The « Smart Grid » : Intelligent Electricity Delivery Network
By Joël de Rosnay, April 27, 2011
A possible alternative energy model for the future is the Smart Grid, sometimes referred to as intelligent electricity networks. Traditional ways of thinking about energy production and consumption is too linear. We pit one energy source against another: nuclear vs solar, wind vs biomass, etc. Which leads to narrow-minded statements such as “It is impossible to replace France’s nuclear power with 230,000 wind turbines or 580,000 ha of solar panels.”
If we are to face tomorrow’s energy challenges, we need to consider solutions from a global perspective. A systemic approach allows us to take into account various sources of renewable energy, and combine them into an interdependent framework. This is referred to as the Energy Mix or Multimodal Matrix model.
It is apparent that renewable energy sources are depend on cyclical environmental conditions. Wind turbines obviously require wind, while solar panels stop producing power at night. But there are ways to smartly combine these renewable sources with permanent ones such as biomass, biogas, geothermal resources, hydroelectricity, and even ocean wave power.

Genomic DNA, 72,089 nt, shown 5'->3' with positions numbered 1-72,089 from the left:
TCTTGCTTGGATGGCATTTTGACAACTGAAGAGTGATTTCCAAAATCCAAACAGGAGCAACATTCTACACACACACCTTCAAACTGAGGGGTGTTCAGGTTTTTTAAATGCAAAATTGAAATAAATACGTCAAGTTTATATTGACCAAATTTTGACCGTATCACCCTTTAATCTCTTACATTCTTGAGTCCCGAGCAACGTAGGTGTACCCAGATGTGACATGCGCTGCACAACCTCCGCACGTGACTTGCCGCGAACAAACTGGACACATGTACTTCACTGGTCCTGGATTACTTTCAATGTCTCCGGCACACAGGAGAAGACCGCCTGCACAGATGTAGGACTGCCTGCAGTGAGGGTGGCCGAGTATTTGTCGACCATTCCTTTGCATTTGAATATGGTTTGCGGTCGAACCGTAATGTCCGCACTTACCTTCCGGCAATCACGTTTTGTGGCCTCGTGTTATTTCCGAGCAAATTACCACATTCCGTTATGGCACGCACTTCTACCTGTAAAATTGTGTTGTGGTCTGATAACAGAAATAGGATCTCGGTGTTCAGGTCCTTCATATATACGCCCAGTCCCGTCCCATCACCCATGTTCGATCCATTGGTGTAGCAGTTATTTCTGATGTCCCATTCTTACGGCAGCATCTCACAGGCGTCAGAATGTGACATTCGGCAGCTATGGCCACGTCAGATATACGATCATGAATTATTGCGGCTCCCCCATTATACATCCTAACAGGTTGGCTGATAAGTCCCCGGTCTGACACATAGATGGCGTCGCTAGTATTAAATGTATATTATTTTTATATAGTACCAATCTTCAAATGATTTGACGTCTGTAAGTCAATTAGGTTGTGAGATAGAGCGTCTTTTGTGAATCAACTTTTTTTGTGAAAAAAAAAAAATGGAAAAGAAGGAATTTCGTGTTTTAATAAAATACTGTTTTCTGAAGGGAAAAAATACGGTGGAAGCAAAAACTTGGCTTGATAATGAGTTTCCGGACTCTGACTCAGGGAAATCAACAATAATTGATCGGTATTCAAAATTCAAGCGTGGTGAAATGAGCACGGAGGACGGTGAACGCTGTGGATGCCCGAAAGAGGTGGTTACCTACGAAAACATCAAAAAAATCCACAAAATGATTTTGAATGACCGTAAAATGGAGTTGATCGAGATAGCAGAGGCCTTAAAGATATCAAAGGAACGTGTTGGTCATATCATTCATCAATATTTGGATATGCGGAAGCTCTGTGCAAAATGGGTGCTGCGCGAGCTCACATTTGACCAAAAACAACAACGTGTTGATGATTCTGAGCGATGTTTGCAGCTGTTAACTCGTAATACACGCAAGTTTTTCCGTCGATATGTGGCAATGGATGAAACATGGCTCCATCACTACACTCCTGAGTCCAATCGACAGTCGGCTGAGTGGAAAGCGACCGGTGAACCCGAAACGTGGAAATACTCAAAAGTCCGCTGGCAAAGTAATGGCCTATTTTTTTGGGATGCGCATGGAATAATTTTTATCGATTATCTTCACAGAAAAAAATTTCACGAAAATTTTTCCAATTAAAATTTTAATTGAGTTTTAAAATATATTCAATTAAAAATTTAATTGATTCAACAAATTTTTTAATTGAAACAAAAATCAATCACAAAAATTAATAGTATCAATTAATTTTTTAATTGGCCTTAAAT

Central to electrical energy production is what’s referred to as “baseload”, which is the minimum amount of power a utility needs to produce in order to meet a region’s continuous energy demand. Many industrial and political leaders are quick to warn that renewable energy could never meet baseload demand. They still advocate the continued use of the four permanent sources we have come to rely upon: nuclear, fossil fuels, coal and gas. But this type of argument is clearly outdated when we consider the incredible production potential an of integrated renewable energy network seamlessly operating as a symbiotic whole.
This systemic approach to renewable energy is feasible if we integrate four key factors: 1) energy conservation (“negawatt power”), 2) engine efficiency (65% of industrial energy consumption runs on electrical engines), 3) massive energy storage capacity (electrical, wind or solar), and 4) widespread Smart Grid deployment.